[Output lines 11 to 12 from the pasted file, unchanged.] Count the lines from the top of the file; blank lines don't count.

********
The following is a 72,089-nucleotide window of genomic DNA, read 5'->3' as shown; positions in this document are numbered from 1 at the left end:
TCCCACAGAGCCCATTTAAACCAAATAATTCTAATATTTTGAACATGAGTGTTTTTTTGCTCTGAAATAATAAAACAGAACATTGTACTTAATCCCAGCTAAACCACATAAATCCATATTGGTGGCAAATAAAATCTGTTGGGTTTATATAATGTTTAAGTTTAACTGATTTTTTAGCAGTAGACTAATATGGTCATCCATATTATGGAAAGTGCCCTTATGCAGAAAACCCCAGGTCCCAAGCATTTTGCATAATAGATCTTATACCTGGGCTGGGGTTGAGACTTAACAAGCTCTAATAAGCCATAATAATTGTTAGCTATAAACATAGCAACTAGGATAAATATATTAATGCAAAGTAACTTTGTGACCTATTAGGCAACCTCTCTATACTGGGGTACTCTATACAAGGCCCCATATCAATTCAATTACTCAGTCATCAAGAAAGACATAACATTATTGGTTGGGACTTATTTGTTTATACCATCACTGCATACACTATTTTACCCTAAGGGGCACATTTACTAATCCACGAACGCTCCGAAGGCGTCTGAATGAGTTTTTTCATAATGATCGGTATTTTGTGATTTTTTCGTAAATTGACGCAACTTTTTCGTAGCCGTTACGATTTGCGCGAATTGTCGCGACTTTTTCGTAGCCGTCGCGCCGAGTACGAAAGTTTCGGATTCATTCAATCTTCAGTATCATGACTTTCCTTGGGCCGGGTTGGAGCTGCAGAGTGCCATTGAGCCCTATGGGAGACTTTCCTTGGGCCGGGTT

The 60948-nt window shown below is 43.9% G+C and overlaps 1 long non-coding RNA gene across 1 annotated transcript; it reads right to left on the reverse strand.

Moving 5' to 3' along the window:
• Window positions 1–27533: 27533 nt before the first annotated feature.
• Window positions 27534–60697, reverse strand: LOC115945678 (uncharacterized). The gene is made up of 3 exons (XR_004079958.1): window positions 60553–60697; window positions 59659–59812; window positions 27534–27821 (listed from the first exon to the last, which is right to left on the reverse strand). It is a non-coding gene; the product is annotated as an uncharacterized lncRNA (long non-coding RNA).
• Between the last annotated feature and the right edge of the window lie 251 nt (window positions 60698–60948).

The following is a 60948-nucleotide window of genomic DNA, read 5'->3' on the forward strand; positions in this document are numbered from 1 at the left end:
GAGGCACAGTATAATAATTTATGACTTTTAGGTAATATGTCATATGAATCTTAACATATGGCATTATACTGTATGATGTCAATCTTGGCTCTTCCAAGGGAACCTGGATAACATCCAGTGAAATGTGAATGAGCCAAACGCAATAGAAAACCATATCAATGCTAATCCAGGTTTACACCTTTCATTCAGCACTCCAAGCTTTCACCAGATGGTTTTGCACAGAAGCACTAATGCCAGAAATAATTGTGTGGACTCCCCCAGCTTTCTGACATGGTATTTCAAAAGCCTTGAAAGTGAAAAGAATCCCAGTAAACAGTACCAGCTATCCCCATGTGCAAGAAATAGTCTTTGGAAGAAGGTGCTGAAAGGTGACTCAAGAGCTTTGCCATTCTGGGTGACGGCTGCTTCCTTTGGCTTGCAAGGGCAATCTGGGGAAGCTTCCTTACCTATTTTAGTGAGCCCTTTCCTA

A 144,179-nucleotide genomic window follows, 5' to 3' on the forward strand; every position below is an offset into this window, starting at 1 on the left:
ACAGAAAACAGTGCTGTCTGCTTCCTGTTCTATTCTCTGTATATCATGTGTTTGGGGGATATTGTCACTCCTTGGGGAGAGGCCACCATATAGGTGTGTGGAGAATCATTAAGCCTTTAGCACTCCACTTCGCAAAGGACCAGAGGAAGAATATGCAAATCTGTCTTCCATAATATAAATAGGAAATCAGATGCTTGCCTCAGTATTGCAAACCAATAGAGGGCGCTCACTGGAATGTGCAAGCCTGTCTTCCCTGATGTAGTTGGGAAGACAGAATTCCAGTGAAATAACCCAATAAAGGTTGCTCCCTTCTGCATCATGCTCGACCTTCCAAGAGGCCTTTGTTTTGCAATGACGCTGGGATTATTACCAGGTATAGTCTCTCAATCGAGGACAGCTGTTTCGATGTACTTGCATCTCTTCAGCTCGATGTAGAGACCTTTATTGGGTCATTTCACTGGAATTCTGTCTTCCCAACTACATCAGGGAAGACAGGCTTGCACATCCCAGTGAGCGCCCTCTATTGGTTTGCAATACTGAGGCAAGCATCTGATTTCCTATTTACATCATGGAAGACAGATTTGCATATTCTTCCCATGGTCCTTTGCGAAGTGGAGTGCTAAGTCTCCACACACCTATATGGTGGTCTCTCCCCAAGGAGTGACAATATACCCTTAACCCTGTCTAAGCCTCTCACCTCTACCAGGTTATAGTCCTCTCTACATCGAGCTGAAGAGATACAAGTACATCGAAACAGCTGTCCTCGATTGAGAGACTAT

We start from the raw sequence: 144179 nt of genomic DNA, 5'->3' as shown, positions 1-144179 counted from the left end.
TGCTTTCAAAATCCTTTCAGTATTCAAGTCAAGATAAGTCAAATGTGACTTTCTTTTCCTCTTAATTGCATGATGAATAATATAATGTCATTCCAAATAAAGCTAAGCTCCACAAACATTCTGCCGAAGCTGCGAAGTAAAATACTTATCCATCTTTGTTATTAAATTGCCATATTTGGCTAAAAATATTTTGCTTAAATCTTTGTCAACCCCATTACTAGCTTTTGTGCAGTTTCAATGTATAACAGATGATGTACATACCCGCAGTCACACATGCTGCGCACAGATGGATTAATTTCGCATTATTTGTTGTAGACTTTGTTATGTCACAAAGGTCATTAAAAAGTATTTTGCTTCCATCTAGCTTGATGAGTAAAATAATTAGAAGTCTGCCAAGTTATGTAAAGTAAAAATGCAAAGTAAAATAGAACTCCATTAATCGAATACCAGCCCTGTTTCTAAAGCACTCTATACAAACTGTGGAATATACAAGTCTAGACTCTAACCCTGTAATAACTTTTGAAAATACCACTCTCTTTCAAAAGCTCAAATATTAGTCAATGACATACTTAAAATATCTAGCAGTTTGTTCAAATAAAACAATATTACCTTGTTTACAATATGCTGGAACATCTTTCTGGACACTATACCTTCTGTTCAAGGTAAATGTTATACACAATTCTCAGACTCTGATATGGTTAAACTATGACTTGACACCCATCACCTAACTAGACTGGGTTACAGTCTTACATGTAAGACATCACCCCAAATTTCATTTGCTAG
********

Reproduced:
ACAGAAAACAGTGCTGTCTGCTTCCTGTTCTATTCTCTGTATATCATGTGTTTGGGGGATATTGTCACTCCTTGGGGAGAGGCCACCATATAGGTGTGTGGAGAATCATTAAGCCTTTAGCACTCCACTTCGCAAAGGACCAGAGGAAGAATATGCAAATCTGTCTTCCATAATATAAATAGGAAATCAGATGCTTGCCTCAGTATTGCAAACCAATAGAGGGCGCTCACTGGAATGTGCAAGCCTGTCTTCCCTGATGTAGTTGGGAAGACAGAATTCCAGTGAAATAACCCAATAAAGGTTGCTCCCTTCTGCATCATGCTCGACCTTCCAAGAGGCCTTTGTTTTGCAATGACGCTGGGATTATTACCAGGTATAGTCTCTCAATCGAGGACAGCTGTTTCGATGTACTTGCATCTCTTCAGCTCGATGTAGAGACCTTTATTGGGTCATTTCACTGGAATTCTGTCTTCCCAACTACATCAGGGAAGACAGGCTTGCACATCCCAGTGAGCGCCCTCTATTGGTTTGCAATACTGAGGCAAGCATCTGATTTCCTATTTACATCATGGAAGACAGATTTGCATATTCTTCCCATGGTCCTTTGCGAAGTGGAGTGCTAAGTCTCCACACACCTATATGGTGGTCTCTCCCCAAGGAGTGACAATATACCCTTAACCCTGTCTAAGCCTCTCACCTCTACCAGGTTATAGTCCTCTCTACATCGAGCTGAAGAGATACAAGTACATCGAAACAGCTGTCCTCGATTGAGAGACTAT

We start from the raw sequence: 144179 nt of genomic DNA, 5'->3' as shown, positions 1-144179 counted from the left end.